The Board of Supervisors was presented policies authored by Supervisor Fletcher to grant hazard pay to front-line San Diego County employees and make $5 million available for childcare vouchers for essential workers.
The board voted against the hazard pay but passed the childcare voucher item.
San Diego County Sheriff's Department provides clarification on golf cart usage
The County of San Diego's public health order was changed on May 1 with the easing of restrictions in several areas including golf courses. Since the changes, many locals have had questions about the use of golf carts.
On Tuesday, the San Diego County Sheriff's Department released the following clarification saying golf cart usage is limited to the following groups:
• Senior citizens over 55 years of age.
• People of any age with disabilities that would prevent them from walking the course.
People in those groups can share a cart with a member of their household, according to the sheriff's department.
Governor Newsom meets with small business owners to discuss 'new normal'
On Tuesday, Governor Gavin Newsom met with a small business owner in Sacramento to discuss how certain industries are planning to reopen later this week with COVID-19 safety guidelines in place.
“We’re not going back to a normal. We’re going to a new normal,” said Newsom, adding that right now is about having safety modifications and tools in workplaces until a COVID-19 vaccine is available.
San Diego County leaders vote unanimously to adopt framework to reopen businesses
The San Diego County Board of Supervisors has unanimously voted Tuesday to adopt a framework to reopen businesses in a safe manner during the COVID-19 pandemic.
The framework offers guidelines on employee and customer safety, sanitation, physical distancing, and general business practices and communications.
3 new COVID-19 testing sites open in San Diego County
State public health authorities opened appointment-only COVID-19 testing locations in San Diego County Tuesday. The initial locations will be at Grossmont College, the former Sears in Chula Vista and the North Inland Live Well Center in Escondido.
Testing organized by the State of California is by appointment only. Appointments can be made online - note: the site is currently compatible with desktop computers and Android devices. Compatibility with Apple devices is coming soon.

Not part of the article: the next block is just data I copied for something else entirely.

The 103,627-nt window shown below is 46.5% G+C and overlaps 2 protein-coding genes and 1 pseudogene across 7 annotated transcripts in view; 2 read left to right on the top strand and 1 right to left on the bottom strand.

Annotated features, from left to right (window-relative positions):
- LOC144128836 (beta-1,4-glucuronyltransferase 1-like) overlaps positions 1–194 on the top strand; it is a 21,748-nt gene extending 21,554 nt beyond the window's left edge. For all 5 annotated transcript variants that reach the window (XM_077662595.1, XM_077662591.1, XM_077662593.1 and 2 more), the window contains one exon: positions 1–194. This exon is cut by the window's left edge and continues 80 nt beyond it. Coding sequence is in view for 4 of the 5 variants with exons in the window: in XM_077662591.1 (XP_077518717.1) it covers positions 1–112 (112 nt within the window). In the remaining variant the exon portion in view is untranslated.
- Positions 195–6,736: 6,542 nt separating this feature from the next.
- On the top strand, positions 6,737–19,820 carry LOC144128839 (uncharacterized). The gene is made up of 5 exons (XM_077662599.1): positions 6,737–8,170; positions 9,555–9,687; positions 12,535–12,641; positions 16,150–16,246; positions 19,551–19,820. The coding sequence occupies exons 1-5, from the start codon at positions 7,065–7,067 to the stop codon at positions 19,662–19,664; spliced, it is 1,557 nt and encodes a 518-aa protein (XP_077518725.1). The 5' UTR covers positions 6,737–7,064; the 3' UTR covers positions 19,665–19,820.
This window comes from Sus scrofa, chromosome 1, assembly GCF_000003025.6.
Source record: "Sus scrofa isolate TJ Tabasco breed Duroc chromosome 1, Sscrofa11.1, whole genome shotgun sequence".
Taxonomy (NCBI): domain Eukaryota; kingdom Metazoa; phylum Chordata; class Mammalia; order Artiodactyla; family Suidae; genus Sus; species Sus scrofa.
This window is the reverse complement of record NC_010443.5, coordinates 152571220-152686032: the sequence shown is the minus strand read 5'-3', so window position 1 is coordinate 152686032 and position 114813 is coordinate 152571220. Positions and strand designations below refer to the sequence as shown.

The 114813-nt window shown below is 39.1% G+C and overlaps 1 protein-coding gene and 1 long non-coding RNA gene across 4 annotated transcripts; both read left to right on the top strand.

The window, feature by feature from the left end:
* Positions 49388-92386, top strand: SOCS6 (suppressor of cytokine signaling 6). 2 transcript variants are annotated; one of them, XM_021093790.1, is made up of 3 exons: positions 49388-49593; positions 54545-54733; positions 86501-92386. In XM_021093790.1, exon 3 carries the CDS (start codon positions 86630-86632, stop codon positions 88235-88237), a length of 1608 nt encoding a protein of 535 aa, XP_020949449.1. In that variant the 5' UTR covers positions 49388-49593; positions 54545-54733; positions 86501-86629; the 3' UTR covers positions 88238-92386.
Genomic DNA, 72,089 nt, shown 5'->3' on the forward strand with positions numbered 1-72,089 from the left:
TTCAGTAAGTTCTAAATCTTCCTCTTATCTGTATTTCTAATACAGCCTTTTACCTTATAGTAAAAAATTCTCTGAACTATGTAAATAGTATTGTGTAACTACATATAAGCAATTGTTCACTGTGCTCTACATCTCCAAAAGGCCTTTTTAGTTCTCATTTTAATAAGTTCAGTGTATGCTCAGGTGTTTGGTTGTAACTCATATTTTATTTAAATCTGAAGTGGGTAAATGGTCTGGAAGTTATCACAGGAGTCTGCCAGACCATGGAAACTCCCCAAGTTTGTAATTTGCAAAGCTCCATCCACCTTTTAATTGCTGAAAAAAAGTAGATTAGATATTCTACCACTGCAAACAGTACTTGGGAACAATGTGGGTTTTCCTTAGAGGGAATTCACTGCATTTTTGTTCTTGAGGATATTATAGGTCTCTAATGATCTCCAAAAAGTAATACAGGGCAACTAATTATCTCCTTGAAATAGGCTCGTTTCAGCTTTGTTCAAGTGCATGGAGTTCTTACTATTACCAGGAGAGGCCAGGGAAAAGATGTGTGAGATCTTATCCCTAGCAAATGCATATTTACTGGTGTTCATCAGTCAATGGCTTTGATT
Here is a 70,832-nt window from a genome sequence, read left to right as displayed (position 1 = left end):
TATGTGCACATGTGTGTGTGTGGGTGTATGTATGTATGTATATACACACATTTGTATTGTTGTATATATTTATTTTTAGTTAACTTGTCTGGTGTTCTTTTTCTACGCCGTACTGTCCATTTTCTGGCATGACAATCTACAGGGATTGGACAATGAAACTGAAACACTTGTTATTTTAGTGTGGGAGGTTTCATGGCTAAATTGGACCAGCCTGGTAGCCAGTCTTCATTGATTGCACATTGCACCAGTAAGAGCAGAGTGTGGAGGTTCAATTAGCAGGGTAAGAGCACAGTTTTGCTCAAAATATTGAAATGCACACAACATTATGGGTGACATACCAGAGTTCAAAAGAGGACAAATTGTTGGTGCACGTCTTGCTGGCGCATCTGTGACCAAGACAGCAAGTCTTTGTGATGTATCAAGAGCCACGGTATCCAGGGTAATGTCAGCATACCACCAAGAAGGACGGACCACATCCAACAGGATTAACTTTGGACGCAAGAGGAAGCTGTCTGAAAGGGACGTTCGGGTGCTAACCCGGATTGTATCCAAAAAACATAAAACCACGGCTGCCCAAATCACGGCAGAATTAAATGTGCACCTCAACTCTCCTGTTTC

For those without Internet access, call 888-634-1123, Monday through Friday, 7 a.m. to 7 p.m.
View all News 8 coverage of coronavirus / COVID-19
News 8 has joined forces with The San Diego Foundation to raise immediate, emergency funds for our most vulnerable neighbors in need. Here is how you can help.
We also have a Frequently Asked Questions page we will continue updating with the latest information and reports.
Click here to watch "Facts Not Fear," a News 8 Special on coronavirus from March 26, 2020.
According to the CDC, coronavirus (COVID-19) is a family of viruses that is spreadable from person to person. Coronavirus is believed to have been first detected in a seafood market in Wuhan, China in December 2019. If someone is sick with coronavirus, the symptoms they may show include mild to severe respiratory illness, cough, and difficulty breathing.
Currently, there is no vaccine, however, the CDC suggests the following precautions, as with any other respiratory illness:
Know how it spreads
There is no vaccine
The best way to prevent illness is to avoid being exposed to the virus
It is thought to spread mainly from person-person between people in close contact
And believed to be spread by respiratory droplets produced when an infected person coughs or sneezes
Wash your hands with soap and water for a minimum of 20 seconds
If soap and water aren't available, use hand sanitizer that contains at least 60% alcohol
Avoid touching your eyes, nose, and mouth
Avoid close contact with people who are sick
Put distance between yourselves and others
Stay home when you are sick
Wear a facemask if you are sick
Cover your cough or sneeze with a tissue, then throw the tissue in the trash
If you don't have tissue, cough or sneeze into the inside of your elbow
Immediately wash your hands after coughing and sneezing
Clean and disinfect frequently touched objects and surfaces using a regular household cleaning spray or wipe
You can find information on disinfecting and cleaning on the CDC's How to Protect Yourself page.
The California Department of Public Health has issued guidance on the use of cloth face coverings to protect against the spread of the novel coronavirus COVID-19.
The County of San Diego has made face coverings mandatory for those working with the public including grocery stores, pharmacies, gas stations, convenience stores, and similar businesses.
While officials say these face coverings are not a substitute for practices like social distancing and handwashing, there is evidence to suggest that the use of cloth face coverings by the public during a pandemic could help reduce disease transmission. Officials do not recommend the public use N-95 or surgical masks which are needed by health care workers and first responders.